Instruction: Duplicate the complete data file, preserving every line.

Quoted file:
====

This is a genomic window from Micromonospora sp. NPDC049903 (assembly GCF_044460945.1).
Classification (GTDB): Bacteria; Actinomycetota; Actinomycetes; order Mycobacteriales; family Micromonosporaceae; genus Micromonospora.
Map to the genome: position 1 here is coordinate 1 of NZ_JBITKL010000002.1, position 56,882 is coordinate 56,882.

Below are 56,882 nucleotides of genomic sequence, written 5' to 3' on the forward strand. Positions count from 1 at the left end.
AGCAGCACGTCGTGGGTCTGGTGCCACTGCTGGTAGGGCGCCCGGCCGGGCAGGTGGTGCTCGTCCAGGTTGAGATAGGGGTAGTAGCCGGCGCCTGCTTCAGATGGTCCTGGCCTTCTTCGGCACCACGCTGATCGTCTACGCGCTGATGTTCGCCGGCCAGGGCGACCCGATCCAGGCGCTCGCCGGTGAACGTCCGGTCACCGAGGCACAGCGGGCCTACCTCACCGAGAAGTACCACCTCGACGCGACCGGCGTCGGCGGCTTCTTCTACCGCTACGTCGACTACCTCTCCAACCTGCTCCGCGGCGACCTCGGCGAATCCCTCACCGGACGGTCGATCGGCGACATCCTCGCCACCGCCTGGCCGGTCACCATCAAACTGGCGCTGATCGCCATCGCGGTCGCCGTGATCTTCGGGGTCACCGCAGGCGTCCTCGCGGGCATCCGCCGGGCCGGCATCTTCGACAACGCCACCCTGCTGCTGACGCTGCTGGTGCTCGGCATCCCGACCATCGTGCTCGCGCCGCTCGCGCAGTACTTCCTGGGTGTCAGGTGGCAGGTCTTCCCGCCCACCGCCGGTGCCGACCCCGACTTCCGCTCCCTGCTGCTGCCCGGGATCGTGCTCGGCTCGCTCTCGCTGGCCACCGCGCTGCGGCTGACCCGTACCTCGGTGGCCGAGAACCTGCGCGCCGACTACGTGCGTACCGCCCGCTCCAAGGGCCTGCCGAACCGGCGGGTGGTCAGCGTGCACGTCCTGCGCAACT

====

This is a genomic window from Micromonospora sp. NPDC049903 (assembly GCF_044460945.1).
Classification (GTDB): Bacteria; Actinomycetota; Actinomycetes; order Mycobacteriales; family Micromonosporaceae; genus Micromonospora.
Map to the genome: position 1 here is coordinate 1 of NZ_JBITKL010000002.1, position 56,882 is coordinate 56,882.

Below are 56,882 nucleotides of genomic sequence, written 5' to 3' on the forward strand. Positions count from 1 at the left end.
AGCAGCACGTCGTGGGTCTGGTGCCACTGCTGGTAGGGCGCCCGGCCGGGCAGGTGGTGCTCGTCCAGGTTGAGATAGGGGTAGTAGCCGGCGCCTGCTTCAGATGGTCCTGGCCTTCTTCGGCACCACGCTGATCGTCTACGCGCTGATGTTCGCCGGCCAGGGCGACCCGATCCAGGCGCTCGCCGGTGAACGTCCGGTCACCGAGGCACAGCGGGCCTACCTCACCGAGAAGTACCACCTCGACGCGACCGGCGTCGGCGGCTTCTTCTACCGCTACGTCGACTACCTCTCCAACCTGCTCCGCGGCGACCTCGGCGAATCCCTCACCGGACGGTCGATCGGCGACATCCTCGCCACCGCCTGGCCGGTCACCATCAAACTGGCGCTGATCGCCATCGCGGTCGCCGTGATCTTCGGGGTCACCGCAGGCGTCCTCGCGGGCATCCGCCGGGCCGGCATCTTCGACAACGCCACCCTGCTGCTGACGCTGCTGGTGCTCGGCATCCCGACCATCGTGCTCGCGCCGCTCGCGCAGTACTTCCTGGGTGTCAGGTGGCAGGTCTTCCCGCCCACCGCCGGTGCCGACCCCGACTTCCGCTCCCTGCTGCTGCCCGGGATCGTGCTCGGCTCGCTCTCGCTGGCCACCGCGCTGCGGCTGACCCGTACCTCGGTGGCCGAGAACCTGCGCGCCGACTACGTGCGTACCGCCCGCTCCAAGGGCCTGCCGAACCGGCGGGTGGTCAGCGTGCACGTCCTGCGCAACT